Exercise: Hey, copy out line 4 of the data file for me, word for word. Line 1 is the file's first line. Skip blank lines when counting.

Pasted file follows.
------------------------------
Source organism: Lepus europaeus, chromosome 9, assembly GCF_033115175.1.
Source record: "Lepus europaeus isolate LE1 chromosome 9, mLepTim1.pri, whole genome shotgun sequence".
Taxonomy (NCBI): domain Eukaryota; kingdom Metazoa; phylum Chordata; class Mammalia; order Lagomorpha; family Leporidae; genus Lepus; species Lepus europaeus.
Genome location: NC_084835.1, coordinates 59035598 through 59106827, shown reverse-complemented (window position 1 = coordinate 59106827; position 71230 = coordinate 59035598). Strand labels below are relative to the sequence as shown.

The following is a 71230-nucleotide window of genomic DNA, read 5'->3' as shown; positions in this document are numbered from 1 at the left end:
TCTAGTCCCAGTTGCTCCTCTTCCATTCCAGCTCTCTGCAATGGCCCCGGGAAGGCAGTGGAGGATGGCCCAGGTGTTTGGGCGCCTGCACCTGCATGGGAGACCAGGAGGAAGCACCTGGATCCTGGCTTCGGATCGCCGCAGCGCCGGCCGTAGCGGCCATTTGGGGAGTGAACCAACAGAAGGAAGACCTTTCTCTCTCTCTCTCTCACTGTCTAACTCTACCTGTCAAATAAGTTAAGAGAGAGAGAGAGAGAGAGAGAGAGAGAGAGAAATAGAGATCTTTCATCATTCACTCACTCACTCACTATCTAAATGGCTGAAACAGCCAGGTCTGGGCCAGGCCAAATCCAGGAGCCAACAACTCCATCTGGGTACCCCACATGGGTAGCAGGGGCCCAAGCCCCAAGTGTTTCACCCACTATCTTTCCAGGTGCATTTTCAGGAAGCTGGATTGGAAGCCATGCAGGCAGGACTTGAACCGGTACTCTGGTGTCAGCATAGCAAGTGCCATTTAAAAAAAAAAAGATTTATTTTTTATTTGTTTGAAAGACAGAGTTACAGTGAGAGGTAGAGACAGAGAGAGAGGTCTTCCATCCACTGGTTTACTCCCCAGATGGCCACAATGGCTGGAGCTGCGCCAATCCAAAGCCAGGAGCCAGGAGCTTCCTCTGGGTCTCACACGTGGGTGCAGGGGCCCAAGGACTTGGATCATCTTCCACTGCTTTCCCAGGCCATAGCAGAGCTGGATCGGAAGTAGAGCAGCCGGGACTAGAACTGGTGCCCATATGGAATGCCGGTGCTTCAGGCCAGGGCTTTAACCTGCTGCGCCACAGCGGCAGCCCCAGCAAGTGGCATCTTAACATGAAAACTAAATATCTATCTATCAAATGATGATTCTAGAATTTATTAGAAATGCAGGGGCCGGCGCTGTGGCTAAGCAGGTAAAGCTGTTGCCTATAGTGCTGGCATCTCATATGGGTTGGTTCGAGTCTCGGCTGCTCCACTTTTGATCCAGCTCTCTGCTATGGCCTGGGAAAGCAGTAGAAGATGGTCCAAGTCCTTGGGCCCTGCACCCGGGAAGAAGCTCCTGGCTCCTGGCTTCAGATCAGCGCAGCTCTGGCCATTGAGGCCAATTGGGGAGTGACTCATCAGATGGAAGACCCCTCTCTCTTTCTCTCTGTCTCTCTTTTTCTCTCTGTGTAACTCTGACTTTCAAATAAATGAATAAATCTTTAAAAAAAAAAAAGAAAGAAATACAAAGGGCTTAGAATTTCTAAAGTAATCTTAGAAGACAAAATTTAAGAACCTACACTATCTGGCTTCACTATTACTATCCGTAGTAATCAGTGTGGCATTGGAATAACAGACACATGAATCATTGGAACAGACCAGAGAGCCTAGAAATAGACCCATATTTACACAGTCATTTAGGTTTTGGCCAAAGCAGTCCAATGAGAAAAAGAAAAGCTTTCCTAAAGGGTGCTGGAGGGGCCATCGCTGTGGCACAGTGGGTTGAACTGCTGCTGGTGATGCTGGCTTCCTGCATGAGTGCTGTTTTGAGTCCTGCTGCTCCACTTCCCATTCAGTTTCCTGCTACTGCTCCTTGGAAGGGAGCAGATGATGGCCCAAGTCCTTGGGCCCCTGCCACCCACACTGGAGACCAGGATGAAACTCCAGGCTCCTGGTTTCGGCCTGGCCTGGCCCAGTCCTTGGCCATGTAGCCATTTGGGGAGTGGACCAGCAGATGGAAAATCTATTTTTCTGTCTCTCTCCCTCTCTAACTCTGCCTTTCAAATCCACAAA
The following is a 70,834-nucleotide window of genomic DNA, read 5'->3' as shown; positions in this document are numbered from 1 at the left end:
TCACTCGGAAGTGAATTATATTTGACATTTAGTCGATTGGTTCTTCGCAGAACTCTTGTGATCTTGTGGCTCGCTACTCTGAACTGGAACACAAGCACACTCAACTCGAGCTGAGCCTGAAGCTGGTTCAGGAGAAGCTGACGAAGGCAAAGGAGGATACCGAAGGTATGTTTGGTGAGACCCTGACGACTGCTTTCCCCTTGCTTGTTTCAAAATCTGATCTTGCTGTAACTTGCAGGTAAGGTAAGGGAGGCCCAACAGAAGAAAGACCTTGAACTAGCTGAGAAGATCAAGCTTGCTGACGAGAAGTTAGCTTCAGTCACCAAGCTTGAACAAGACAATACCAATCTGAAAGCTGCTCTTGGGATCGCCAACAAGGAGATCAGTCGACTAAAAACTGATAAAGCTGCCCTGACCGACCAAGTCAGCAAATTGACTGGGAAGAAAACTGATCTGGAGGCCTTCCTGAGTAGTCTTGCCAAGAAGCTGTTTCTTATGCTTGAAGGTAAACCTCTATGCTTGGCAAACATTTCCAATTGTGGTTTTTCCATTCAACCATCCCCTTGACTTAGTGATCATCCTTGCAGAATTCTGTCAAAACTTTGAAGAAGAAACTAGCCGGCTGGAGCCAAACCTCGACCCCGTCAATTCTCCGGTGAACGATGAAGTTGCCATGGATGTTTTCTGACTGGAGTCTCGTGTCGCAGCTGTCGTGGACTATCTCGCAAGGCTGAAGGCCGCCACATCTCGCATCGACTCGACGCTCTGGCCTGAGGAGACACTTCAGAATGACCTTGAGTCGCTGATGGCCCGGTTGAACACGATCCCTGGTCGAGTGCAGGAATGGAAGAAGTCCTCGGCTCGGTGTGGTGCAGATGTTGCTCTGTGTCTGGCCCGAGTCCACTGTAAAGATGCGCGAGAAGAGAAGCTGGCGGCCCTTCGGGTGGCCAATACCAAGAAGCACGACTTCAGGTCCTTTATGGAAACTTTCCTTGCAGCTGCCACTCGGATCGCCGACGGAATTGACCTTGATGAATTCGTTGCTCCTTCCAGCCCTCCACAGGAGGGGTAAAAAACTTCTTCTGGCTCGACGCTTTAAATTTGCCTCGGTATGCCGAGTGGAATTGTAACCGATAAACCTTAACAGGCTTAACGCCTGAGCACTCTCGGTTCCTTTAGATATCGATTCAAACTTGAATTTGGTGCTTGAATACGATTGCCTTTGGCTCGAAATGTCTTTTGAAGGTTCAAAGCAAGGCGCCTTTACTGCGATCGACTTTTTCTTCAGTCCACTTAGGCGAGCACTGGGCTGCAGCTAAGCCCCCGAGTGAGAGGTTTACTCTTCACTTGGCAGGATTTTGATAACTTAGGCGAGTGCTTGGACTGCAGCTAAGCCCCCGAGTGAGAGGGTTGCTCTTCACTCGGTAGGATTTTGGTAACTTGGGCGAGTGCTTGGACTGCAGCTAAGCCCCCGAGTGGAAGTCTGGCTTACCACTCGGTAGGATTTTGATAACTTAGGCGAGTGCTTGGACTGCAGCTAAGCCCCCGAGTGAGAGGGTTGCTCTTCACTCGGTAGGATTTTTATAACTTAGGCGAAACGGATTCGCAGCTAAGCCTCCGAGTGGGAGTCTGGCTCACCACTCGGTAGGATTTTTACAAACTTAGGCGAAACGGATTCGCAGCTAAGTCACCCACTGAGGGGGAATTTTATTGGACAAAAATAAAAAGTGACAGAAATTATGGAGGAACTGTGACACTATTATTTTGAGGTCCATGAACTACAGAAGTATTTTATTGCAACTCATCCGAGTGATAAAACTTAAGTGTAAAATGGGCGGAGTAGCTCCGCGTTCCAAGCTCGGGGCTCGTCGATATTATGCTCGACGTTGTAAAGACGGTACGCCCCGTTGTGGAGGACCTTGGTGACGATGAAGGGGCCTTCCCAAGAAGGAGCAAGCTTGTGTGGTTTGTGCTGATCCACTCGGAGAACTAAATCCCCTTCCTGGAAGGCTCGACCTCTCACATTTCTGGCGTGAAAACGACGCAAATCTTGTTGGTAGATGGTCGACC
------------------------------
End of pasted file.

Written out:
Genome location: NC_084835.1, coordinates 59035598 through 59106827, shown reverse-complemented (window position 1 = coordinate 59106827; position 71230 = coordinate 59035598). Strand labels below are relative to the sequence as shown.